Pondering about how to lay the track

Discussion in 'FAQs' started by tverskaya, Feb 25, 2006.

  1. tverskaya

    tverskaya Member

    Being pretty much ready to start thinking about laying some track, I started pondering about the best way of doing it.

    A few notes/questions:
    - Glueing the track directly to the wooden benchwork is probably a bad idea given the noise it'll produce.

    - A thin sheet of styrofoam, the blue/pink variety should sit nicely between the track and the benchwork to dampen the noise. Is it recommendable to just glue the styrofoam onto the wood and to glue the track onto the foam or are nails or screws the only way to go (and will this work when using a layer of foam between track and benchwork)? I don't really need roadbeds for the track to sit on as the layout is entirely underground.

    - Now on to the problematic part: the layout will eventually have two levels with a height difference of about 2-3". While the lower level can be laid as a regular layout, the upper level might cause problems, as on one hand I want it to be strong enough, so an all-foam construction would probably be unlikely, but when opting for some woodwork to support it, the benefits of laying the track onto foam might at least partially be negated.

    - I guess my main question is what one can and cannot do with pink/blue insulation board: can it serve as the main building material for a layout?


  2. jim currie

    jim currie Active Member

    one word yes have built 2 dioramas with just pink foam.:)
  3. webmaster

    webmaster Member

    If your worried about strength, just glue a thin piece (3mm) of ply at the bottom.
  4. Will_annand

    Will_annand Active Member

    Mine uses the "Open Grid" method.

    Modules are 60cm (24") wide built with a 1x8cm frame (1x3") and cross members every 30cm (12"). Then a sheet of 5cm (2") blue foam is glued to the frame. I used regular LePage's White Glue.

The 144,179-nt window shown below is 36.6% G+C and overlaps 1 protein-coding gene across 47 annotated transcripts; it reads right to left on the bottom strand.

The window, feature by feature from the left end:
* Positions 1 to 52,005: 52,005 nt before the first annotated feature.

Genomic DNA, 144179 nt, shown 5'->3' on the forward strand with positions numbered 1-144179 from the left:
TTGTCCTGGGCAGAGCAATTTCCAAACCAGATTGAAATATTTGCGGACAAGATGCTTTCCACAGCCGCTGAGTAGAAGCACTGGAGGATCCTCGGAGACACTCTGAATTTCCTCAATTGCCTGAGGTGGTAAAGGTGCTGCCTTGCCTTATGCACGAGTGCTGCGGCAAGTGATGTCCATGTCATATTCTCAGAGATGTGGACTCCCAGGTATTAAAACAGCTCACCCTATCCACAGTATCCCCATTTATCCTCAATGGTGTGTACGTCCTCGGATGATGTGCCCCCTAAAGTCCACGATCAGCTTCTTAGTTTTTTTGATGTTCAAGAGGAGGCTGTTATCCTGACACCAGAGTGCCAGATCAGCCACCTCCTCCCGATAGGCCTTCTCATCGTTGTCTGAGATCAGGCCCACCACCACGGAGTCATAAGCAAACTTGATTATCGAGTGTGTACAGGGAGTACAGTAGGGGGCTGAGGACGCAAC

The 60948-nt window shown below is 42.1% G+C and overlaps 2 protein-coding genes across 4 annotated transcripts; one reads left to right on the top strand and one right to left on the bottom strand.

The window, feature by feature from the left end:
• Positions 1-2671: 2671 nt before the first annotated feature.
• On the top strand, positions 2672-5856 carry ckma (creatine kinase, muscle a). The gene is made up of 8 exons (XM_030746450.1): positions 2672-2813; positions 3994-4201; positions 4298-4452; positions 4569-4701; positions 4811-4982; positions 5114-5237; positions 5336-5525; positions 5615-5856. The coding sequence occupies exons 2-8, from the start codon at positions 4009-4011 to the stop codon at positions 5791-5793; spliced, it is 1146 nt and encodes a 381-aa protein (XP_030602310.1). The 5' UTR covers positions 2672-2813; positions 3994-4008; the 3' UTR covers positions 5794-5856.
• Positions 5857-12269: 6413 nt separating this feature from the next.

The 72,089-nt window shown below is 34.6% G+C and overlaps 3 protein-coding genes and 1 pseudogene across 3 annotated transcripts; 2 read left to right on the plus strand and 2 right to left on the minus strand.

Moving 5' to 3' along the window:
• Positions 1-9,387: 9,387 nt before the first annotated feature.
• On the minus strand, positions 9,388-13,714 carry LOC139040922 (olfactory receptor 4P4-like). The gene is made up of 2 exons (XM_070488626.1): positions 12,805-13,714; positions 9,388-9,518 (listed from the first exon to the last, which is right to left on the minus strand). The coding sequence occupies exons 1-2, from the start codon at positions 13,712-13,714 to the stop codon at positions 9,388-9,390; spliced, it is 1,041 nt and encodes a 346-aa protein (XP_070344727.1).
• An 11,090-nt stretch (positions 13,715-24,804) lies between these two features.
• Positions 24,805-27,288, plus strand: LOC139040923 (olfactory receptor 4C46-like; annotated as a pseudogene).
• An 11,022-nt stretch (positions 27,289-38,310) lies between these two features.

The track is then laid on cork so that I get the raised and bevelled prototype look to it.

    To get the inclines, I simply cookie cut out the section to be dropped. I turned the foam over, marked on the sides the angle I wished and with a very sharp 30cm kitchen (butcher type) knife, cut the incline. Then simply glued the blue foam back in place with the smooth side up.

    I have found the blue foam to be very strong, no problems with using it exclusively, and the ease of use benefits make it a better choice than wood. In my opinion.
  5. ezdays

    ezdays Out AZ way

    Some use only foam on an open framework, I would say that more use the foam over some base like plywood though. I just added an "L" section to my layout and I used one layer foam over a sheet of 1/2" MDF mainly because I didn't want any inclines there so it is flat. My original layout is built on a base of a hollow-core door, and like you, I have areas that are 2-3" above others and so I started out with 2" of foam and cut down in some areas and built up with more foam in others. I tried several things before I settled on using Woodland Scenic's inclines to get between levels. It worked well.

    That having been said, I would think that the foam on a rigid frame would be adiquate, just as long as you remember you can't stand or sit on it. :rolleyes: :rolleyes:

    If you use more than one layer of foam, I'd suggest you run the first layer in one direction and the second in the other direction.
  6. tverskaya

    tverskaya Member

    Thanks for the replies.

    Currently I have a sheet of 3-4mm thick sheet of triplex as a base (on top of the framework), so I guess I'll get a sheet of foam next week and to start carving.

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